If you were to recite the most beautiful poem ever so divinely, the joy I would derive from it would not come close to the joy I experienced when I received the mushrooms and goose cracklings you cooked.

And to Mileva, during the months when he was finishing general relativity:

You will see to it: (1) that my clothes and linen are kept in order; (2) that I am served three regular meals a day in my room; (3) that my bedroom and study are always kept in good order and that my desk is not touched by anyone other than me.

We saw Einstein the pacifist urging the Allies to rearm at once against Hitler, and Einstein the secular internationalist supporting the creation of Israel. And eventually we came to understand that this was not an oracle spouting wisdom from God; it was just a guy with a great deal of common sense — as much common sense as anyone’s ever had. Isn’t it strange that, despite deserving to be celebrated, he is?

Reaching agreement with Aumann

Wednesday, October 12th, 2005

This year’s Bank of Sweden Prize in Economic Sciences in Memory of Alfred Nobel has been awarded to two game theorists: Robert Aumann of Hebrew University, and Thomas Schelling of the University of Maryland.

In 1976, Aumann wrote a famous paper called “Agreeing to Disagree,” which proved the following fact. Suppose you and your friend are perfectly rational Bayesians, who’d both form the same opinions if given the same information. Then provided your opinions are “common knowledge” (meaning you both know them, you both know you both know them, etc.), those opinions must be equal — even if neither of you knows the evidence on which the other’s opinion is based! Loosely speaking, then, you can never “agree to disagree.”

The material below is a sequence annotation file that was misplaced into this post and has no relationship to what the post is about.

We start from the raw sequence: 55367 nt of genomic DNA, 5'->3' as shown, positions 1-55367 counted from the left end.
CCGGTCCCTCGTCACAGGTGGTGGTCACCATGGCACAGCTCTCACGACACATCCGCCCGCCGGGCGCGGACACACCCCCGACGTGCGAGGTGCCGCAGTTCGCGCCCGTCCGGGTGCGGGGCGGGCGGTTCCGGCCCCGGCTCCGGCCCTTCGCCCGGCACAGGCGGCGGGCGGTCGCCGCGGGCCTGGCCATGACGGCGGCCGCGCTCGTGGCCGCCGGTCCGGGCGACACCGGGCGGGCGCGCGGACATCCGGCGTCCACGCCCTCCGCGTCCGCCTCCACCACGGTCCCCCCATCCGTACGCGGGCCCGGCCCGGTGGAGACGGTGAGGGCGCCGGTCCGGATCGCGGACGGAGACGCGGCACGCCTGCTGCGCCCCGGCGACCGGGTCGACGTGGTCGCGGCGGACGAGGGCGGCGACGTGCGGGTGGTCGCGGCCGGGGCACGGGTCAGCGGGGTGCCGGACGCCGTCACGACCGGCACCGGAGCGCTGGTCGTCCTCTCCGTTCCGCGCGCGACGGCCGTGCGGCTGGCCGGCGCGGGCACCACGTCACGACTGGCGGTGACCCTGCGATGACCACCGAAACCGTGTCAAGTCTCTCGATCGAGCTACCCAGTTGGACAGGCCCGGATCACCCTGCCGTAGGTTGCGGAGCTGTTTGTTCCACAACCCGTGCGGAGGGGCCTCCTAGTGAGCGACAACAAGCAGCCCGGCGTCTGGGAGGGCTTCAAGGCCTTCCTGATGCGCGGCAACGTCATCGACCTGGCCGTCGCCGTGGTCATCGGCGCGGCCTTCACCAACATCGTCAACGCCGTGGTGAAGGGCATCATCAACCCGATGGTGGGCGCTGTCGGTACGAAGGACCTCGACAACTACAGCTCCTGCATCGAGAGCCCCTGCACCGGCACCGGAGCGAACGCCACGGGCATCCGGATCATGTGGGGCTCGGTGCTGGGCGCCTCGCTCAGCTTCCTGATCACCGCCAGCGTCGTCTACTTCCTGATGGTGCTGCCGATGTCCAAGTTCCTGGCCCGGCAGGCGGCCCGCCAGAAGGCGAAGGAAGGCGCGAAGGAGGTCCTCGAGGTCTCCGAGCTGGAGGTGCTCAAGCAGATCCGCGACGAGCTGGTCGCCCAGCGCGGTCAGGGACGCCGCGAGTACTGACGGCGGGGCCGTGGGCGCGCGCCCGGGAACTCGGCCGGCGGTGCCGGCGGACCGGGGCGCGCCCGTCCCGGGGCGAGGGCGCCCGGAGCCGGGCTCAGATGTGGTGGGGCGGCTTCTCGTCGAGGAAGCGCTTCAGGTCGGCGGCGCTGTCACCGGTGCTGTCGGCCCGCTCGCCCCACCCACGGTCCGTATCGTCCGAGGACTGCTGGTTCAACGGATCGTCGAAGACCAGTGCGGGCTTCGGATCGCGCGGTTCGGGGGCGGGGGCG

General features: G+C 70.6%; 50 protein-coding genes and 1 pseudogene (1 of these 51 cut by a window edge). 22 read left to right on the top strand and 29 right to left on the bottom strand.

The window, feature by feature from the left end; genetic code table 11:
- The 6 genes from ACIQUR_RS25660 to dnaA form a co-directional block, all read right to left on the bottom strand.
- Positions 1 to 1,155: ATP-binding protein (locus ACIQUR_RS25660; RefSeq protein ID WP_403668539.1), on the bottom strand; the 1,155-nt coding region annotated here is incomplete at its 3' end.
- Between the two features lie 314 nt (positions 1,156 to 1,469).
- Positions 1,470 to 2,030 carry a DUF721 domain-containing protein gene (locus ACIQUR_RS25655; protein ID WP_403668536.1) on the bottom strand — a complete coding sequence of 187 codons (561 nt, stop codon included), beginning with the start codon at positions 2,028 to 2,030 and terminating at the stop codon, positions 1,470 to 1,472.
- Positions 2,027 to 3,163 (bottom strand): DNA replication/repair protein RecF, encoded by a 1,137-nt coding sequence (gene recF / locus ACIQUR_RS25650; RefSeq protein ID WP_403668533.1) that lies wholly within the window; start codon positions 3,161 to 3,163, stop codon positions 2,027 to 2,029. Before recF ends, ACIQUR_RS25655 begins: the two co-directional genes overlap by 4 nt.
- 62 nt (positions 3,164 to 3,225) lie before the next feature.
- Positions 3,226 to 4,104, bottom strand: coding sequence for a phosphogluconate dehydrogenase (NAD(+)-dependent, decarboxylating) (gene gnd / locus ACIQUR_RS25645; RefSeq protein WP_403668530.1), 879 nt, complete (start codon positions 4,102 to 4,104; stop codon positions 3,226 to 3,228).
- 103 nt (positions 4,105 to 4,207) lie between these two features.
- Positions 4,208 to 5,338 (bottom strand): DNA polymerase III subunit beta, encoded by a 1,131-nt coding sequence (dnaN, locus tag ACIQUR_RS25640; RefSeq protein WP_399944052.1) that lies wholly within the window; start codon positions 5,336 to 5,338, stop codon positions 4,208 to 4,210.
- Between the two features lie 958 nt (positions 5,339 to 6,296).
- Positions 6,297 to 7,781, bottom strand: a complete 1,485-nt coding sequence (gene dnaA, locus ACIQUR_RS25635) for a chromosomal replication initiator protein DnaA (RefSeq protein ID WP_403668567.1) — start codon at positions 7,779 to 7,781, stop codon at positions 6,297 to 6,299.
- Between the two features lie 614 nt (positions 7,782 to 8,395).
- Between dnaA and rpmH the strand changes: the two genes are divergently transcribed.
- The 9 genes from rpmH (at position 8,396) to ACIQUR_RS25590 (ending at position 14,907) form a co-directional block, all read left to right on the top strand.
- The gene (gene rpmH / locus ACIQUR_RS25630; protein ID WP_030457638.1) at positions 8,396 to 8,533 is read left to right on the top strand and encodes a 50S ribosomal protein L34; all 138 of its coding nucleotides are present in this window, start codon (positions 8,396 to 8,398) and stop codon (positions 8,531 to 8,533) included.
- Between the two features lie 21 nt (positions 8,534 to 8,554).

As an example, suppose Alice offers to sell you some stock. Then the mere fact that she’s trying to sell it gives you useful information — namely, that something must’ve convinced her the stock is headed south. So even if you have no idea what that something is, her offer should cause you to decrease your own valuation of the stock. Similarly, if you agree to buy the stock, that should cause Alice to increase her valuation. As observed by Milgrom and Stokey, the end result of all this second-guessing is that you might as well never trade at all! This is assuming three conditions: (i) that you and Alice would believe the same things if given the same information, (ii) that you’re both trying to maximize expected wealth, and (iii) that you both have the same liquidity needs (i.e. neither desperately needs to pay off a mortgage). If you’re still confused, read this delightful survey by Cowen and Hanson.

A year ago I proved a complexity-theoretic analogue of Aumann’s theorem: that not only will two Bayesians agree “in the limit” of common knowledge, but they’ll also (probably, approximately) agree after a really short conversation. I sent my paper to Aumann just for fun, not expecting any response from the great man. To my surprise, Aumann promptly wrote back with a thoughtful critique — telling me to cut out my philosophical musings and let the math speak for itself. I hated this advice at the time, but eventually came to the grudging realization that it was right.